Squares, palaces, cafés, and social media – spheres of power, protest, and deliberation. The Political and Public Spheres and Spaces in European History and Culture course problematizes the emergence and political significance of the public sphere and its relation to the private and secret spheres in European past and present. By tracing the forms of ‘public sphere’ from its Greek & Roman origins, through medieval and early modern palaces and ceremonies, into such modern phenomena as mass protests, state censorship, inclusive/exclusory planning of urban space, scientific debate, and digital piracy the course offers a comprehensive view on politics as a sphere of contention and opinion formation. The course delivers a carefully chosen array of perspectives of different humanist disciplines with teachers recruited from a broad range of subjects.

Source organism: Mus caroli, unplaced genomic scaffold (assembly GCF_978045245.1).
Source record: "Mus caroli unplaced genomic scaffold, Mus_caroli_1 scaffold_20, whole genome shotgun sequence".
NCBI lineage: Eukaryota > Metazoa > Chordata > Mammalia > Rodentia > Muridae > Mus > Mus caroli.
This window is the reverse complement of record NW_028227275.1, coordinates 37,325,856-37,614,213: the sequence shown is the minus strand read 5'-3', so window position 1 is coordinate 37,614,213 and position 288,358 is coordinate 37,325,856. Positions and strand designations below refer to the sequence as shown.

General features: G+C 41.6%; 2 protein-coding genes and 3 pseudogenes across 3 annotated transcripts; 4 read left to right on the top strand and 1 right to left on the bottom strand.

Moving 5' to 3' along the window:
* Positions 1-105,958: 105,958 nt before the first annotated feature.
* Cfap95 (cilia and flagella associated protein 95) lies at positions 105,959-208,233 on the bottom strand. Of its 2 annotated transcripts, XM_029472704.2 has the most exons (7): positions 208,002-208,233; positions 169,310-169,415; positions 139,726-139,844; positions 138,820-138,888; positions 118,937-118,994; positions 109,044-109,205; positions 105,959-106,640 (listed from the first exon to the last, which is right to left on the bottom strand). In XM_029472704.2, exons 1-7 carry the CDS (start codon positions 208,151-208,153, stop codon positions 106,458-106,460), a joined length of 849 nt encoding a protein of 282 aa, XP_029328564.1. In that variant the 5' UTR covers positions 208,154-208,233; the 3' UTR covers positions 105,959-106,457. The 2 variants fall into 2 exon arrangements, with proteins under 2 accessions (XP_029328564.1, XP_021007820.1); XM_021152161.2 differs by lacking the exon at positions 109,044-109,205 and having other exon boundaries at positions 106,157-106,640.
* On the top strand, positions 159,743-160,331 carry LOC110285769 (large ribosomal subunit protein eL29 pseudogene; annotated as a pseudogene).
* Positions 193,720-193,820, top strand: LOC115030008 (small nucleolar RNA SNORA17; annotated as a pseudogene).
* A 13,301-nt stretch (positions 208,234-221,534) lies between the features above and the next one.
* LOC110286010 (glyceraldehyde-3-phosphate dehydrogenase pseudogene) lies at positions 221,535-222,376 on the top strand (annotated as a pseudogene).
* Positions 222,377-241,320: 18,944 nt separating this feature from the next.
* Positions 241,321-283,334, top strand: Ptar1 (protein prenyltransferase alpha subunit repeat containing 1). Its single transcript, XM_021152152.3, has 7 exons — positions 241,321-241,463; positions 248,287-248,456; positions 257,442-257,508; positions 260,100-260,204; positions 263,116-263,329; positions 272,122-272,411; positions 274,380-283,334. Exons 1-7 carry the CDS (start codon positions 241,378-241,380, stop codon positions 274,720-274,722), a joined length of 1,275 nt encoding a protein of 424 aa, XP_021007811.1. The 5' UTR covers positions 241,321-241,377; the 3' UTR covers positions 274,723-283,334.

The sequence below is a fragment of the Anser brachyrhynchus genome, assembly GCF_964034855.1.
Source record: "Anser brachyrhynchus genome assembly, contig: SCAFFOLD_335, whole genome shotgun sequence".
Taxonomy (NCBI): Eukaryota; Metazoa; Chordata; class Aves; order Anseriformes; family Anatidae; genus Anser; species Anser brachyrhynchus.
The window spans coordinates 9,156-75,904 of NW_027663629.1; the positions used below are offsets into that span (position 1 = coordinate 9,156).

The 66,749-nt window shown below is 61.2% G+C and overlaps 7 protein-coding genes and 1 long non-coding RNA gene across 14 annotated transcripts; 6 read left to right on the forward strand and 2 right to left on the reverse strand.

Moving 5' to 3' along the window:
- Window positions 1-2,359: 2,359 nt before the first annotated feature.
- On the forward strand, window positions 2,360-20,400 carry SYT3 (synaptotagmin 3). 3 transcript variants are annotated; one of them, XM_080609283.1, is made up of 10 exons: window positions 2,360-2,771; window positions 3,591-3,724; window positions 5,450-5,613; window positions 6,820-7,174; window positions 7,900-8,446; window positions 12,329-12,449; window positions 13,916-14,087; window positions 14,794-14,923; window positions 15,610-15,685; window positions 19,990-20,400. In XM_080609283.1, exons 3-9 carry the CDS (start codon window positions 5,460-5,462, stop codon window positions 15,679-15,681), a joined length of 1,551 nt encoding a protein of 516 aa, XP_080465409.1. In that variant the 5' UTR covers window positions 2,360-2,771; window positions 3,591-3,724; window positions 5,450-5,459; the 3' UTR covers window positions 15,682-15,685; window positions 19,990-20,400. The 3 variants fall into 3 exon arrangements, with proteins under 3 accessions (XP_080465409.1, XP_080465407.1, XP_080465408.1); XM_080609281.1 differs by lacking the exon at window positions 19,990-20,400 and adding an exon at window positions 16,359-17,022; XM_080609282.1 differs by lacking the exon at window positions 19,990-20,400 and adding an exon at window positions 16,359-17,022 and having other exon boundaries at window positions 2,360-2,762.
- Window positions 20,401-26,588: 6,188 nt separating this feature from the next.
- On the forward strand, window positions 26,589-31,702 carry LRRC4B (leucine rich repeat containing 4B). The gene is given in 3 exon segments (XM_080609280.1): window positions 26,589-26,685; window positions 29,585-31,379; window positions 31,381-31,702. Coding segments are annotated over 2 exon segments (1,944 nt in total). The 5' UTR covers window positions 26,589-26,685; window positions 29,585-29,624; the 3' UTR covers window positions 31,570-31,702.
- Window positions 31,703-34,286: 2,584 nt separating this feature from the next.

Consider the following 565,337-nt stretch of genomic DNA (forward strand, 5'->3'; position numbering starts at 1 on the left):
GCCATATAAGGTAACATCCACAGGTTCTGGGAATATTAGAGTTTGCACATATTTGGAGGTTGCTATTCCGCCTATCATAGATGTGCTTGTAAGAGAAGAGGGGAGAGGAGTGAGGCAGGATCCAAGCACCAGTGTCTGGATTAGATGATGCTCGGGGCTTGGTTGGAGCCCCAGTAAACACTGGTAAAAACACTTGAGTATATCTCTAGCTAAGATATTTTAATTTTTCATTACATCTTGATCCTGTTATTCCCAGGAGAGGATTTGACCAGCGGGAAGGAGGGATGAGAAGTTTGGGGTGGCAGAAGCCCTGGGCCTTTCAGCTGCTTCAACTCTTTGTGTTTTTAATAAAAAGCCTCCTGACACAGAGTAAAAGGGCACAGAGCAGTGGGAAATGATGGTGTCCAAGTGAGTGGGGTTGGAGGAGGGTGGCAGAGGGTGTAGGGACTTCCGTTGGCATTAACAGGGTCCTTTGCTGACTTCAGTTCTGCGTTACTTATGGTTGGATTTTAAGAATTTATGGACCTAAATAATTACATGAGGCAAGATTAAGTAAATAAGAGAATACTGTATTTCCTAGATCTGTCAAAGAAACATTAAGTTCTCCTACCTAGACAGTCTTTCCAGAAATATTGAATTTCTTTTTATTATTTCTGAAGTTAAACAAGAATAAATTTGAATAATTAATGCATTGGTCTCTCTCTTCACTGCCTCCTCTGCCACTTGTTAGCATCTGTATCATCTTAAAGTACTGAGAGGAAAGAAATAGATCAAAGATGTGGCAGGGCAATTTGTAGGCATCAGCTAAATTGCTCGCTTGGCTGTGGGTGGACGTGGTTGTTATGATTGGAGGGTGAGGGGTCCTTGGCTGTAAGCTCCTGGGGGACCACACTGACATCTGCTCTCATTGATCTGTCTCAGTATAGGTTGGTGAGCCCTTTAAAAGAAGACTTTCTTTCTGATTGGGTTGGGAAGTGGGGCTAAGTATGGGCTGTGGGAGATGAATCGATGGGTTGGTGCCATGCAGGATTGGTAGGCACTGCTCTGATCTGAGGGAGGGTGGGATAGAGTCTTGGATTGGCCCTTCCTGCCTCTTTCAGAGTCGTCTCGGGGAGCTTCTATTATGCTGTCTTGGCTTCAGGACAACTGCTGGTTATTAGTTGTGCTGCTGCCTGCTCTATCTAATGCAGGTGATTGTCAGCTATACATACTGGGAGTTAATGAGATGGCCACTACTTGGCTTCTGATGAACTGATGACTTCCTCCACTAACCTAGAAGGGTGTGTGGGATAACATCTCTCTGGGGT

Syllabus EU2123

Courses second semester

EU2420 or EU2430 (15 or 30 credits) – Internship
The internship can be conducted at a private or public organization in Sweden or abroad. The organization shall provide assignments that are of value to the trainee’s educational goals and future career plans. The assignments should be arranged so that the intern has a a possibility to conduct a large, coherent task. Students are responsible for identifying, contacting, and making arrangements with the organizations. Internships require final approval by the course-coordinator in order to qualify for higher education credits.

Syllabus EU2420

Syllabus EU2430


Courses third semester

EU2131 - Central- and Eastern Europe – fully European or the European ’other’? (15 hec), elective course